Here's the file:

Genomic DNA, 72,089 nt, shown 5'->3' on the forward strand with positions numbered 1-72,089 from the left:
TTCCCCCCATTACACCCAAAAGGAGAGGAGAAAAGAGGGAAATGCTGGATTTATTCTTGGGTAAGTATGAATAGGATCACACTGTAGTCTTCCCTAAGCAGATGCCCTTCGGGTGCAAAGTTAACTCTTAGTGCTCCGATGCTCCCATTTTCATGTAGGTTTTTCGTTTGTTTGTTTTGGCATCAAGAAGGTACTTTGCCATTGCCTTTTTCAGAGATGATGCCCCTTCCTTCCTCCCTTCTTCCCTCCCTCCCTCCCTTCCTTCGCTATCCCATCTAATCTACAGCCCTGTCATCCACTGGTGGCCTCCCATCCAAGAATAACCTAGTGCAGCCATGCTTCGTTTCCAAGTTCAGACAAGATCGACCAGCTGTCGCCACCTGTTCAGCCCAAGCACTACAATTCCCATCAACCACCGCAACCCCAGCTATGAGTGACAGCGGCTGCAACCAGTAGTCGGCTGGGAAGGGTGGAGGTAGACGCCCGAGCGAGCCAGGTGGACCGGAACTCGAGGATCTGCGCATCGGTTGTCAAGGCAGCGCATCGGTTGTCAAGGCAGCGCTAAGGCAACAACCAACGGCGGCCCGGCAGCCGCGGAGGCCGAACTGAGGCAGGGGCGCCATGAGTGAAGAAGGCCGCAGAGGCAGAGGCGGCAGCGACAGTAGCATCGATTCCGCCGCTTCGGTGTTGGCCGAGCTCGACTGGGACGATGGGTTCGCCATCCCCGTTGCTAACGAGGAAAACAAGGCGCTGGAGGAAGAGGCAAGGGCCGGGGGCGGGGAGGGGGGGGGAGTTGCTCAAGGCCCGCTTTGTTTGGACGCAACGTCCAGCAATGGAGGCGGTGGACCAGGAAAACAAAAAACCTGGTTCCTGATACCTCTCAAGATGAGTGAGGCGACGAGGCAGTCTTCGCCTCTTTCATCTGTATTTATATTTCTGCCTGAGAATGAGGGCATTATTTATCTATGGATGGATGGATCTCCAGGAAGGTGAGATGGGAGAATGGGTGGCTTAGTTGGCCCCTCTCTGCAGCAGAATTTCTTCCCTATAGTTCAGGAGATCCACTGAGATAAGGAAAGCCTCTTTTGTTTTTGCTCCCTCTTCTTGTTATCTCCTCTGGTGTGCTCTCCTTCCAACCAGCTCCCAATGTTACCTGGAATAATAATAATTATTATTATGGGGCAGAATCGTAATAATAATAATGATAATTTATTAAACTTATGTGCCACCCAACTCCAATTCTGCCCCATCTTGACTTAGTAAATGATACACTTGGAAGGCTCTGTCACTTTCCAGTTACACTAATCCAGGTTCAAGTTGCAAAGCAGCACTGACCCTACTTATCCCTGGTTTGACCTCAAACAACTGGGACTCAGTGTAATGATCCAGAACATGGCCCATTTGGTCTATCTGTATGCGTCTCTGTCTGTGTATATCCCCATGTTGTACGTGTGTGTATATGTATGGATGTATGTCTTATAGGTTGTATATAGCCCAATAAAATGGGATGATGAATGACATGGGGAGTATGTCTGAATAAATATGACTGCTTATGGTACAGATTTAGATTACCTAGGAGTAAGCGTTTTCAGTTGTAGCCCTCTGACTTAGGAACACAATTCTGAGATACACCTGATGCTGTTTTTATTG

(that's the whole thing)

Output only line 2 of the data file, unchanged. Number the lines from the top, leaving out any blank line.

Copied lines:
TTCCCCCCATTACACCCAAAAGGAGAGGAGAAAAGAGGGAAATGCTGGATTTATTCTTGGGTAAGTATGAATAGGATCACACTGTAGTCTTCCCTAAGCAGATGCCCTTCGGGTGCAAAGTTAACTCTTAGTGCTCCGATGCTCCCATTTTCATGTAGGTTTTTCGTTTGTTTGTTTTGGCATCAAGAAGGTACTTTGCCATTGCCTTTTTCAGAGATGATGCCCCTTCCTTCCTCCCTTCTTCCCTCCCTCCCTCCCTTCCTTCGCTATCCCATCTAATCTACAGCCCTGTCATCCACTGGTGGCCTCCCATCCAAGAATAACCTAGTGCAGCCATGCTTCGTTTCCAAGTTCAGACAAGATCGACCAGCTGTCGCCACCTGTTCAGCCCAAGCACTACAATTCCCATCAACCACCGCAACCCCAGCTATGAGTGACAGCGGCTGCAACCAGTAGTCGGCTGGGAAGGGTGGAGGTAGACGCCCGAGCGAGCCAGGTGGACCGGAACTCGAGGATCTGCGCATCGGTTGTCAAGGCAGCGCATCGGTTGTCAAGGCAGCGCTAAGGCAACAACCAACGGCGGCCCGGCAGCCGCGGAGGCCGAACTGAGGCAGGGGCGCCATGAGTGAAGAAGGCCGCAGAGGCAGAGGCGGCAGCGACAGTAGCATCGATTCCGCCGCTTCGGTGTTGGCCGAGCTCGACTGGGACGATGGGTTCGCCATCCCCGTTGCTAACGAGGAAAACAAGGCGCTGGAGGAAGAGGCAAGGGCCGGGGGCGGGGAGGGGGGGGGAGTTGCTCAAGGCCCGCTTTGTTTGGACGCAACGTCCAGCAATGGAGGCGGTGGACCAGGAAAACAAAAAACCTGGTTCCTGATACCTCTCAAGATGAGTGAGGCGACGAGGCAGTCTTCGCCTCTTTCATCTGTATTTATATTTCTGCCTGAGAATGAGGGCATTATTTATCTATGGATGGATGGATCTCCAGGAAGGTGAGATGGGAGAATGGGTGGCTTAGTTGGCCCCTCTCTGCAGCAGAATTTCTTCCCTATAGTTCAGGAGATCCACTGAGATAAGGAAAGCCTCTTTTGTTTTTGCTCCCTCTTCTTGTTATCTCCTCTGGTGTGCTCTCCTTCCAACCAGCTCCCAATGTTACCTGGAATAATAATAATTATTATTATGGGGCAGAATCGTAATAATAATAATGATAATTTATTAAACTTATGTGCCACCCAACTCCAATTCTGCCCCATCTTGACTTAGTAAATGATACACTTGGAAGGCTCTGTCACTTTCCAGTTACACTAATCCAGGTTCAAGTTGCAAAGCAGCACTGACCCTACTTATCCCTGGTTTGACCTCAAACAACTGGGACTCAGTGTAATGATCCAGAACATGGCCCATTTGGTCTATCTGTATGCGTCTCTGTCTGTGTATATCCCCATGTTGTACGTGTGTGTATATGTATGGATGTATGTCTTATAGGTTGTATATAGCCCAATAAAATGGGATGATGAATGACATGGGGAGTATGTCTGAATAAATATGACTGCTTATGGTACAGATTTAGATTACCTAGGAGTAAGCGTTTTCAGTTGTAGCCCTCTGACTTAGGAACACAATTCTGAGATACACCTGATGCTGTTTTTATTG